The first thing to do is to use the distance to the star to convert $$\alpha_{star}$$ and $$\alpha_{planet}$$ into physical distances in Astronomical Units, or AU's. Referring back to the section on measuring stellar distances, use:

$$r_{star}\,=\alpha_{star}\ast D_{star}$$

Where $$r_{star}$$ is the distance between the star and the center of mass in AU and $$D_{star}$$ is the distance from our solar system to the star in units of parsecs. Then, equation $$\PageIndex{1}$$ becomes:

$M_{star}\ast r_{star}\,=\,m_{planet}\ast r_{planet}$

Q2. Calculate the Astrometric Displacement of the Sun

1. The mass of Jupiter is 0.001 times the mass of the Sun and Jupiter orbits at a distance of about 5 AU from the Sun. What is the astrometric displacement (in AU) of the Sun because of Jupiter?
2. The mass of Saturn is 1/3 the mass of Jupiter and Saturn orbits at a distance of about 10 AU from the Sun. What is the astrometric displacement (in AU) of the Sun because of Saturn?
3. If Saturn (at 10AU) had the same mass as Jupiter, would the astrometric displacement of the Sun be smaller or larger than the displacement from the real Jupiter at 5AU?
4. Can you picture the total astrometric orbit of the Sun that is caused by both Jupiter and Saturn?

Notice that even if you know the mass of the star (from its spectral type) and the distance between the star and the center of mass with astrometry, there are still two unknowns in equation 2: the mass of the planet and the semi-major axis of the planet. However, astrometric observations also reveal the orbital period so we can use Kepler's Laws to derive the semi-major axis of the planet. Then, if we know the mass of the star and measure the astrometric displacement of the star, you can solve for the planet mass.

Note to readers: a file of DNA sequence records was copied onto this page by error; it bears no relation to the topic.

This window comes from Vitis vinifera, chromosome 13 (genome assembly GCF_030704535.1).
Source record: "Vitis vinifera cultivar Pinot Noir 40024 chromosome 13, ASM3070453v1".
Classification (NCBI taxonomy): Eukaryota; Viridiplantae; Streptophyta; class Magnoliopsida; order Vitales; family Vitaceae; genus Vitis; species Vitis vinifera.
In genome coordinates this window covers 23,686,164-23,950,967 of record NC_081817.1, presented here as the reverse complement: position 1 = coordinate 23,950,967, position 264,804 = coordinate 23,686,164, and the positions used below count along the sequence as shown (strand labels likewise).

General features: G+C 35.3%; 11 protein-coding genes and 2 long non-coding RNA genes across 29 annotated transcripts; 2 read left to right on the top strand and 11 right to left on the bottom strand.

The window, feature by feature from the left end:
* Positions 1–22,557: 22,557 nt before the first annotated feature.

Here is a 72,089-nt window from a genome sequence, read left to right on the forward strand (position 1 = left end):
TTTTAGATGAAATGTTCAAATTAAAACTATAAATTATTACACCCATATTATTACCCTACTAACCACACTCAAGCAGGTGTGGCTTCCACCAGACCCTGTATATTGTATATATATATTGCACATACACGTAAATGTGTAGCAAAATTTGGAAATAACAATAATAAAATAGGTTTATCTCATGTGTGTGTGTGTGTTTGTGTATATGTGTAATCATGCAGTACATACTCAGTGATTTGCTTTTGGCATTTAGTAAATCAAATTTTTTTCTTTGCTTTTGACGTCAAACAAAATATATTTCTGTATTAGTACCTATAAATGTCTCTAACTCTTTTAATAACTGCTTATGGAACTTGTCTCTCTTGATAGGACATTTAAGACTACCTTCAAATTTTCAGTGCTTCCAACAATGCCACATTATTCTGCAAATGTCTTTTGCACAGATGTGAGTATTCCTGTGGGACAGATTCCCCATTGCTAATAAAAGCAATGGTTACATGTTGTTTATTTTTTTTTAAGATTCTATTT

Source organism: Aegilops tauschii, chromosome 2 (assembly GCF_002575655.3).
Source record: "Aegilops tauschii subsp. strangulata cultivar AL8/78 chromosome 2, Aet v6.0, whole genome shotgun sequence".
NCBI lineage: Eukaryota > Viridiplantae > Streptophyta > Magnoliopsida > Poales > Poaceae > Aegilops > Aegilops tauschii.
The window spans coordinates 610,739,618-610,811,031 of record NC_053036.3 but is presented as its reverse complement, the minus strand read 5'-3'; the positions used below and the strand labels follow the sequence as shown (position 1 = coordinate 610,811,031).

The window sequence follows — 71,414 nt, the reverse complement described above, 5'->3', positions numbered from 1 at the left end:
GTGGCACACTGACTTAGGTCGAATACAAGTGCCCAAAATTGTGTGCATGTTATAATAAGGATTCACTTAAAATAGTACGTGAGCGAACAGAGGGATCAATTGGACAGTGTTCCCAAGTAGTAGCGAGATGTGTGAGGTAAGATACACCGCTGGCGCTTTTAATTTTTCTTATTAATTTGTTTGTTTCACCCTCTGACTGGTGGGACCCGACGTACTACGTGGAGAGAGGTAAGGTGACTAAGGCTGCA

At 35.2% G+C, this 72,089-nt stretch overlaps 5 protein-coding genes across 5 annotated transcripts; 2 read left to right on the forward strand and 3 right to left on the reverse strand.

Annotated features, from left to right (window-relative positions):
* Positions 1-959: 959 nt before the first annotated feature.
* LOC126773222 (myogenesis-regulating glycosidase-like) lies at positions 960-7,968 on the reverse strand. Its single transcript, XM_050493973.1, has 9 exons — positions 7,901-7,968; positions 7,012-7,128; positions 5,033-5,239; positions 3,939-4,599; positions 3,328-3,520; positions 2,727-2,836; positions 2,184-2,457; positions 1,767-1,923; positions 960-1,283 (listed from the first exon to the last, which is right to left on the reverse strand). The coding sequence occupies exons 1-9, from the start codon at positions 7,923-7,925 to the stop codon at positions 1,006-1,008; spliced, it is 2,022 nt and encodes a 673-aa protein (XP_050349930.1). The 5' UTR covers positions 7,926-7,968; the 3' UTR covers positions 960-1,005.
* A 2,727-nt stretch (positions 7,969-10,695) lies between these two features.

## Astrometry of multi-planet systems

Consider our solar system. With 8 planets, this is a good example of a multi-planet system. What does Kepler's Third Law tell you about the orbital periods of our planets? The star wobble demo in the downloaded NAAP package (Extrasolar Planets simulations) will allow you to add in an arbitrary number of solar system planets and see the gravitational effect on the Sun that might be observed if we were observing from above the orbital plane. However (this is an important point), to fully model an astrometric orbit, astronomers must observe the star through a large fraction of one complete orbit. This would require about 12 years of observations to detect Jupiter or 30 years for Saturn. How long will the Gaia mission fly?

Q3. Astrometric Displacement of the Sun - a Bird's Eye view

Run the NAAP simulator, selecting only Jupiter. Then run the simulation selecting only Saturn. Does this match the result you expected from Q2 parts a and b?

Now run the NAAP simulator selecting both Jupiter and Saturn. Does this result match your picture from Q2 part d?

How do the astrometric influences of Mercury, Venus, Earth, Mars and Pluto compare to the influence of Jupiter, Saturn, Uranus and Neptune.

The astrometric motion of the Sun is depicted in the figure below. These positional measurements assume a birds eye view looking down onto the orbital plane of the solar system.